RICHMOND, Va. (AP) -- Legislation intended to strengthen the rights of small farmers to sell their products directly to the public died Thursday in the Virginia General Assembly.
The Senate Agriculture, Conservation and Natural Resources Committee voted 11-4 Thursday to kill the legislation, which was prompted by a dispute between Fauquier County farmer Martha Boneta and the county government.
Fauquier zoning officials cited Boneta for selling handmade items like sheep yarn and boat milk soap at her 70-acre farm, and for hosting a birthday party for a group of 10-year-old girls without obtaining a permit. She had a business license to operate a small farm store, where she also sold fresh vegetables and other products.
Boneta's supporters protested by carrying pitchforks to local government offices, and Del. L. Scott Lingamfelter introduced legislation to make it clear that farmers can sell items that are incidental to their farm operations on their own property without government interference.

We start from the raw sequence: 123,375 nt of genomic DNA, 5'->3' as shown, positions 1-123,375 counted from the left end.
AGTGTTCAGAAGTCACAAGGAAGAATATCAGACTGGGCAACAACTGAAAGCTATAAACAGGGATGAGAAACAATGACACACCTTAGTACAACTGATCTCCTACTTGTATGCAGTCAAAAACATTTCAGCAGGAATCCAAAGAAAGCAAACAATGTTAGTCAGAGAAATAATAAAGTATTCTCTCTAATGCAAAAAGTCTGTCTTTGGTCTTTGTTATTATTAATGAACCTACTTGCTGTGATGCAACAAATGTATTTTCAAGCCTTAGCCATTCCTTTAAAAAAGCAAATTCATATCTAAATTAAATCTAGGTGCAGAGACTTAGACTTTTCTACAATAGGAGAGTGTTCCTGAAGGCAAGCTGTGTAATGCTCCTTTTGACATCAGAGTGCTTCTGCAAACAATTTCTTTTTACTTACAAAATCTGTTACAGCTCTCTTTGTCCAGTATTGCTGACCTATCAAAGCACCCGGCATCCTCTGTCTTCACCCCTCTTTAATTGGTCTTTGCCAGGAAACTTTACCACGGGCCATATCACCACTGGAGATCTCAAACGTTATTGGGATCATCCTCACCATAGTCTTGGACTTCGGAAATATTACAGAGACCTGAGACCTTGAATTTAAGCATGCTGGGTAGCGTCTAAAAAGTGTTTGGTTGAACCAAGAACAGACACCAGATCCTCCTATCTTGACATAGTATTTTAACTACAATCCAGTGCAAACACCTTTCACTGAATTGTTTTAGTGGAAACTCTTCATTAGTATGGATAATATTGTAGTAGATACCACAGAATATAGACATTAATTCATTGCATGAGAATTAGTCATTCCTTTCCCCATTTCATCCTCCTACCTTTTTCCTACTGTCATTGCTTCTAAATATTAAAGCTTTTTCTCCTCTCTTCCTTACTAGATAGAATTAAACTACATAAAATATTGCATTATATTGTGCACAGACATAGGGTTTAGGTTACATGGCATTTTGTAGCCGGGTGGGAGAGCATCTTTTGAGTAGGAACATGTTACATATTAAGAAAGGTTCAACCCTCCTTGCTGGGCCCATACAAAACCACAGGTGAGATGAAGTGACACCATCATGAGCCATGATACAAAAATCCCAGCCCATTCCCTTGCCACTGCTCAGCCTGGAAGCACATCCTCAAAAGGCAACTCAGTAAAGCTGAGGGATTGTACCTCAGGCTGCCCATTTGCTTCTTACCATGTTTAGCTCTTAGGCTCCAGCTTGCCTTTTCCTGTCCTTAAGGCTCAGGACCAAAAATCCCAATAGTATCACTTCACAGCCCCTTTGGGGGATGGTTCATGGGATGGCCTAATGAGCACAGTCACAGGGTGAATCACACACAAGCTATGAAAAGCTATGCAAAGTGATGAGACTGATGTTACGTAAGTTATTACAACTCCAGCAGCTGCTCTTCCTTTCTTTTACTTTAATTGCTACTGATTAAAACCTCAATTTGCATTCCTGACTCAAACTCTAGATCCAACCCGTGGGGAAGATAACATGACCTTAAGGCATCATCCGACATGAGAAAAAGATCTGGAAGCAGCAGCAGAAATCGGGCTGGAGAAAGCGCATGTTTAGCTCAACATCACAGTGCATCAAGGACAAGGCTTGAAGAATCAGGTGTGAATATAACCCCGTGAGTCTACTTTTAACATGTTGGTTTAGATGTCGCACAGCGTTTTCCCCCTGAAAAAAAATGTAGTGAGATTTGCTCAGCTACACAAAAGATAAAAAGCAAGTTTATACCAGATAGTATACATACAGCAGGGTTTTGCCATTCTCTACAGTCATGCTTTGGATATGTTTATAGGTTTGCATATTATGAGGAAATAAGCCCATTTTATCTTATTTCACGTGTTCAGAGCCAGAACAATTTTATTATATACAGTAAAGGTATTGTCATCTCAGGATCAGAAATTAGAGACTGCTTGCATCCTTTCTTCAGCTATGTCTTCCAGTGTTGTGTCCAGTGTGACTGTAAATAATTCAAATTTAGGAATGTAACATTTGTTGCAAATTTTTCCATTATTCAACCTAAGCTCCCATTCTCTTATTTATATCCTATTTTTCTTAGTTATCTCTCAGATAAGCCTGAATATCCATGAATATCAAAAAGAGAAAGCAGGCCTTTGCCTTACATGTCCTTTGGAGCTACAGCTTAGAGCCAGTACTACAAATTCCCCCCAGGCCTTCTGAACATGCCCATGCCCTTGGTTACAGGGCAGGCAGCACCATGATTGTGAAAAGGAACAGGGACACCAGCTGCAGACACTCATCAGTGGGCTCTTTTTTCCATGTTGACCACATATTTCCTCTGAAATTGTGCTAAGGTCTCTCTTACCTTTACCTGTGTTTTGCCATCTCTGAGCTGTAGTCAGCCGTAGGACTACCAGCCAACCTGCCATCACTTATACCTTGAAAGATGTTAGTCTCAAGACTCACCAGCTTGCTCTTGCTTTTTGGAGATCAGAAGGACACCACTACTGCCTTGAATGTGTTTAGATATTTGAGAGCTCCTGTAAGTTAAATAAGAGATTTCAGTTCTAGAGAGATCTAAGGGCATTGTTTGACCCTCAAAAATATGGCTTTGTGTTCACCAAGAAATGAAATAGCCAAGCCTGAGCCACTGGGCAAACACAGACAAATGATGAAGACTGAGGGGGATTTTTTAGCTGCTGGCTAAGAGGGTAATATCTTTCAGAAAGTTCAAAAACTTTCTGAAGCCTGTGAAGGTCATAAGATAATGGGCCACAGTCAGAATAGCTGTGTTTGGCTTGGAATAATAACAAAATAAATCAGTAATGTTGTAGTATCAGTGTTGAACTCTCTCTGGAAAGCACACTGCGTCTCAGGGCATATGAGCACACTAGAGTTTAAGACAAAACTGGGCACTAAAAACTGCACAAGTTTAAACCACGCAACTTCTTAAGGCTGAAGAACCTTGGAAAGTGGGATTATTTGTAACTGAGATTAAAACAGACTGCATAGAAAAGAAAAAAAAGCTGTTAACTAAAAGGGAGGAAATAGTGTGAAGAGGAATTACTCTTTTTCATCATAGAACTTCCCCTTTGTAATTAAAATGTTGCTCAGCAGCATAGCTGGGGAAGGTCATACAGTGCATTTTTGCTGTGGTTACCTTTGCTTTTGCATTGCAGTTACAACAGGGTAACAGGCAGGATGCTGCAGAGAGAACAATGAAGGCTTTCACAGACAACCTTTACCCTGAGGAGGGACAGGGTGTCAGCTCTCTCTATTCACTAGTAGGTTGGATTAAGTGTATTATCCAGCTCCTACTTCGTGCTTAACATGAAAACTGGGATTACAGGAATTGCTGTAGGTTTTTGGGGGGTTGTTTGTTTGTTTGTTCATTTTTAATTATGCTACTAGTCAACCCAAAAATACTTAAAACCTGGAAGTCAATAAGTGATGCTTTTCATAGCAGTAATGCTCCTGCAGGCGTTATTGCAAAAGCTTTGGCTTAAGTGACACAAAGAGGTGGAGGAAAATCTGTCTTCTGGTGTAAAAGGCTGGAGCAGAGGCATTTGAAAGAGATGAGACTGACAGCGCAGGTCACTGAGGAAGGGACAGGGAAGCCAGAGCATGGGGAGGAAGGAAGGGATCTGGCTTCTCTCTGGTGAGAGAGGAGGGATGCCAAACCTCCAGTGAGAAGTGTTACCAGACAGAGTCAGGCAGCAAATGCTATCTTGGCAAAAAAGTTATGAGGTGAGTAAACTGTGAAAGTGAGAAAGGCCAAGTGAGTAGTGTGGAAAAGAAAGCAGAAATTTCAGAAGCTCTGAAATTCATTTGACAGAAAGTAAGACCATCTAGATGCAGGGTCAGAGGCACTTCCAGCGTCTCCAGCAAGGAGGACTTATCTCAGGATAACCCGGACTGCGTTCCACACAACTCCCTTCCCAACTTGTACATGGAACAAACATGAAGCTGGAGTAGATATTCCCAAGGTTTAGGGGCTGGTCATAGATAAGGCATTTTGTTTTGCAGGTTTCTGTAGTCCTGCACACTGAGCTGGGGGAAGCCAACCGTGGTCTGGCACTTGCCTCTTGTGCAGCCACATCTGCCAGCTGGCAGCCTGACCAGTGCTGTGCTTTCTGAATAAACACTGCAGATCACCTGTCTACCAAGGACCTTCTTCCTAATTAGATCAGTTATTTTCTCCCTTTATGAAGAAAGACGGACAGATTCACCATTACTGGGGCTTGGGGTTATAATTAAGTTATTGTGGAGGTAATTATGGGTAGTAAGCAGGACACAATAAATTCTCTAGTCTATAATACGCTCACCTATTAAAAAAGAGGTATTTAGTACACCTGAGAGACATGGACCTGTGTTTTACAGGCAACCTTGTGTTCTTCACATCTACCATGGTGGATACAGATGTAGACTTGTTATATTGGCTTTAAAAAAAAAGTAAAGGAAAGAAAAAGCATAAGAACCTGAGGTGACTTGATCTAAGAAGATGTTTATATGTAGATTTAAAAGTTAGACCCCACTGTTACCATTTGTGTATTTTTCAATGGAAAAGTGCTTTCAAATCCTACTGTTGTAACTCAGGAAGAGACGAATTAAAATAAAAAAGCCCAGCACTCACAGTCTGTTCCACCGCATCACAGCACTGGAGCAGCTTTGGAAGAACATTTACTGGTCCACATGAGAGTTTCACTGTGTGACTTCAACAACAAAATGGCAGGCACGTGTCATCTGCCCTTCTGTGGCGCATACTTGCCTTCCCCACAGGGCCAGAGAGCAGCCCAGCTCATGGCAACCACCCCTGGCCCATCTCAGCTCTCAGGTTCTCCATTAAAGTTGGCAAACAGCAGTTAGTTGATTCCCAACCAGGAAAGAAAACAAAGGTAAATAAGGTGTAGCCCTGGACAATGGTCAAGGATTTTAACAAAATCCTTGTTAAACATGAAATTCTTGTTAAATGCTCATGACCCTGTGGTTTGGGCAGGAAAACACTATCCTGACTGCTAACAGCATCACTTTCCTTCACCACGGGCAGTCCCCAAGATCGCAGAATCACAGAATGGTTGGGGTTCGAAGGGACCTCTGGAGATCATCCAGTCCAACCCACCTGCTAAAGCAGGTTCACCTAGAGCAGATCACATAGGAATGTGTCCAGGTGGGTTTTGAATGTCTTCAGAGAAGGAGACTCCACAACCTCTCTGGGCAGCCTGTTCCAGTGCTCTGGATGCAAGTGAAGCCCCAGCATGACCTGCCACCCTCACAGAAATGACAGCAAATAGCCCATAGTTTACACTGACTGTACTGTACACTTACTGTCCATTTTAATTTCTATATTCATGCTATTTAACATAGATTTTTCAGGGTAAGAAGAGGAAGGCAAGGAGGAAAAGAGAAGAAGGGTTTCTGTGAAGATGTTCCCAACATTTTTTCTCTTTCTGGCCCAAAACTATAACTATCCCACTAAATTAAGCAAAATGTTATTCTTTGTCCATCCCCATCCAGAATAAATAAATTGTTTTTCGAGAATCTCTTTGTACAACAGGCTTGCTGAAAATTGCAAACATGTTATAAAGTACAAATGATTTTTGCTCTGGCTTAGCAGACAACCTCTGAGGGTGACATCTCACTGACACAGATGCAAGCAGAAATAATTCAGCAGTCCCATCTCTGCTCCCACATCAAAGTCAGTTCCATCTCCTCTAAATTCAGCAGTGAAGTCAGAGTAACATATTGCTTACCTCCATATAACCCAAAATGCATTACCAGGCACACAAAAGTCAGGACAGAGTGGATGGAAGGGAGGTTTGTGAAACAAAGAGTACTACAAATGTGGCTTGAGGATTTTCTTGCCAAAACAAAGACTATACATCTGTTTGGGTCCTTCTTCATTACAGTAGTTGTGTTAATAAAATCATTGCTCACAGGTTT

The bill cleared the House of Delegates but was rejected by the Senate committee after opponents argued that land-use decisions are best left to localities.
"If you don't like what's going on locally, you ought to be sitting at your Board of Supervisors meeting," said Sen. Philllip P. Puckett, D-Tazewell.
Boneta, who testified at the committee hearing, fought back tears as she embraced supporters after the vote.
"I'm kind of upset," she said. "It's very sad for small family farmers. I can only hope something good comes of this."
Lingamfelter, R-Prince William and a candidate for his party's nomination for lieutenant governor, said he will try again next year to amend the state's 1981 Right to Farm Act to strengthen farmers' property rights.
Boneta has closed her farm to visitors because of the skirmish with the county. She told the committee that one of her greatest joys was once showing families how a small farm operates and "now that dream has been taken from me."
Representatives of several agriculture and government organizations urged defeat of the bill. Trey Davis of the Virginia Farm Bureau Federation said the Right to Farm Act encourages localities to work with farmers and recognizes that needs vary from area to area.
The Virginia Agribusiness Council, the Virginia Poultry Federation, the Virginia State Dairymen's Association and the Virginia Association of Counties also opposed the bill. The opposition seemed to mystify Sen. Richard H. Stuart.
"All this bill does is say if I raise something on my farm and make it into something, I can sell it," said Stuart, R-Stafford.
Nobody from Fauquier County government testified at the hearing.